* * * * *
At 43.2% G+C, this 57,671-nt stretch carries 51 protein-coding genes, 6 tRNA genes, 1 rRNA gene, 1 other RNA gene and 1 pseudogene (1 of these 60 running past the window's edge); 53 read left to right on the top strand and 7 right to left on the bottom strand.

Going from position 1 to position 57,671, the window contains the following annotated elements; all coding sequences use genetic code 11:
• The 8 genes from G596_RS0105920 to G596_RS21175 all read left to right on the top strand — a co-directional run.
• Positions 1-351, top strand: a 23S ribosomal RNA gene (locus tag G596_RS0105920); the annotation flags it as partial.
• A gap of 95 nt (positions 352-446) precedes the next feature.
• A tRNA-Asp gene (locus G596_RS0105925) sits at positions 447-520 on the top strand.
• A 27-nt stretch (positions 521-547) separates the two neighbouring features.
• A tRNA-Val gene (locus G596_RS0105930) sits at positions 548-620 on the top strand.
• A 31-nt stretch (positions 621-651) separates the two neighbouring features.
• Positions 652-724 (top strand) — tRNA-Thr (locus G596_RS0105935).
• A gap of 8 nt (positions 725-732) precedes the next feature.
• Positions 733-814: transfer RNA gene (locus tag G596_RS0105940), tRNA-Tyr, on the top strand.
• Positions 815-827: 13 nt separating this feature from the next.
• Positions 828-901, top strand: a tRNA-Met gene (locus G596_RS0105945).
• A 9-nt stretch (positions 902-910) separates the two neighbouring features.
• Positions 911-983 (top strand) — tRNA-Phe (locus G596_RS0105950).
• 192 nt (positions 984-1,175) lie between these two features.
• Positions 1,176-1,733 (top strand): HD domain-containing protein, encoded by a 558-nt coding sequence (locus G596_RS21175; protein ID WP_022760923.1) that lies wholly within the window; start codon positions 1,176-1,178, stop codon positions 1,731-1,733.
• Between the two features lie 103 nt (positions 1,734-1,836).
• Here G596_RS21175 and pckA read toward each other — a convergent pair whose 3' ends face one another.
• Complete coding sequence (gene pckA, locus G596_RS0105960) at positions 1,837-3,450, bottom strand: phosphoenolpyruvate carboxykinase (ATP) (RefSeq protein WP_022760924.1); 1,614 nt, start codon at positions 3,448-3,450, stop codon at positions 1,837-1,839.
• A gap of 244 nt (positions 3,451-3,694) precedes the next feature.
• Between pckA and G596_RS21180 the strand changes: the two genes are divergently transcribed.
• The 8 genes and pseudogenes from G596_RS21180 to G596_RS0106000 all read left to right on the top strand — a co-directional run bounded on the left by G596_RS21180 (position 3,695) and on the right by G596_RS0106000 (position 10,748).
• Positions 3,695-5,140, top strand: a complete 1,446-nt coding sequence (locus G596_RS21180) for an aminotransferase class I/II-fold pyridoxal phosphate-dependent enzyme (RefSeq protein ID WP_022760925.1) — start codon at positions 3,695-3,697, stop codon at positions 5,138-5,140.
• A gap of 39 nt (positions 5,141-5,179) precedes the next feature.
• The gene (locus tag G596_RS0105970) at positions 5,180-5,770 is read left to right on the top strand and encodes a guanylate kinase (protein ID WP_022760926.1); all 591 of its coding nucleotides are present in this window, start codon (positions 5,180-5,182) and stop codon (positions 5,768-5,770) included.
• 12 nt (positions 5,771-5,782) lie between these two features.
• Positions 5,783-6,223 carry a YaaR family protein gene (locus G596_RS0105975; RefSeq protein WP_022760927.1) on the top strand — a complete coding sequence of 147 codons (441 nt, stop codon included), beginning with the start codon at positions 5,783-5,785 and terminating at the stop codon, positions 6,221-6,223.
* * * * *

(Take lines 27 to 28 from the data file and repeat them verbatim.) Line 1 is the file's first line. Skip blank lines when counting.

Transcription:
• The gene (locus tag G596_RS0105970) at positions 5,180-5,770 is read left to right on the top strand and encodes a guanylate kinase (protein ID WP_022760926.1); all 591 of its coding nucleotides are present in this window, start codon (positions 5,180-5,182) and stop codon (positions 5,768-5,770) included.
• 12 nt (positions 5,771-5,782) lie between these two features.